Re: Re: Urban Sprawl destorying economy
Dublin has a lot in common with London and it might make more sense to look at London for comparison than the likes of Copenhagen (I haven’t been to Helsinki) or other “mainland” European cities when trying to figure out what is wrong (or even right) with planning and development in Dublin. Modern Dublin is a conurbation containing a city, a couple of towns and numerous villages. Most European cities I’ve been do not feel like they are conurbations; maybe as they grew they absorbed surrounding towns and villages but if they did, they didn’t leave much trace of absorbed towns or maybe it happened so long ago that the traces of these previous settlement patterns have been obliterated by time. London still feels like a collection of cities and towns. Actually it’s more than just a “feeling”; it’s a very noticable aspect of life in London. Like, sjpclarke, I’ve spent time in Brixton (I loved it too) and after a while it becomes the centre of your world; going into the West End felt like taking a day trip to a different city. You did nearly all of your shopping and socializing locally. Living in the Ranelagh/Rathmines area of Dublin now, there are similar forces at play but obvioulsy not to the same extent – it is more obvious when you visit places like Dun Laoghaire.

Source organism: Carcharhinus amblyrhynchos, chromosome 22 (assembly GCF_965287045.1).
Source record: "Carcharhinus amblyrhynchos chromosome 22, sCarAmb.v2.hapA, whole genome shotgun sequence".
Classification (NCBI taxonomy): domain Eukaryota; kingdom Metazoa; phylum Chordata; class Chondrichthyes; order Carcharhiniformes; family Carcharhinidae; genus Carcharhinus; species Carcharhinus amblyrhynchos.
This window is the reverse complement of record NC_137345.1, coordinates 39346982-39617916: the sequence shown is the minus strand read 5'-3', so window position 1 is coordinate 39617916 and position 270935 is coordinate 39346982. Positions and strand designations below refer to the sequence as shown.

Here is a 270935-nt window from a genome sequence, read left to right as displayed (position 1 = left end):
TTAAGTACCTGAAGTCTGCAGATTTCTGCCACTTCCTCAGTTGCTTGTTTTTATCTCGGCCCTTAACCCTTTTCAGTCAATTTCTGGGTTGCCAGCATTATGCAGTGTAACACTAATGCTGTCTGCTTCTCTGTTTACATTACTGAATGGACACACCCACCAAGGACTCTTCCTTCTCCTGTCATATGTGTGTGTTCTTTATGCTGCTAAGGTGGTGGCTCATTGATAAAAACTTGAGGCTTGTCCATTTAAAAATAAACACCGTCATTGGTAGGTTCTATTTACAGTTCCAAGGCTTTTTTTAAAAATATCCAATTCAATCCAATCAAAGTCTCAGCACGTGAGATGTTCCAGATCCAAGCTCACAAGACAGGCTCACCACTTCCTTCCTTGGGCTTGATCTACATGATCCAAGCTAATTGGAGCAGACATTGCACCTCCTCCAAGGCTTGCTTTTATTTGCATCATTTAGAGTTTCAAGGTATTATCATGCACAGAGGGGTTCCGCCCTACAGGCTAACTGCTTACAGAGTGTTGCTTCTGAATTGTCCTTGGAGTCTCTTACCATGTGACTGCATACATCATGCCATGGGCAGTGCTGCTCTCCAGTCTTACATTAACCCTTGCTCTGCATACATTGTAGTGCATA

This is a fundamental difference I think between Dublin and other European cities which have similar populations. I suspect that this means that the planning models which are suitable for the compact European cities we all love may not be particularly suitable for Dublin. I don’t know enough about planning but it is often suggested that we should aspire to developing Dublin along the lines of some or other European city which has histroically grown in a completely different way. I’m not sure that this is a realistic proposition.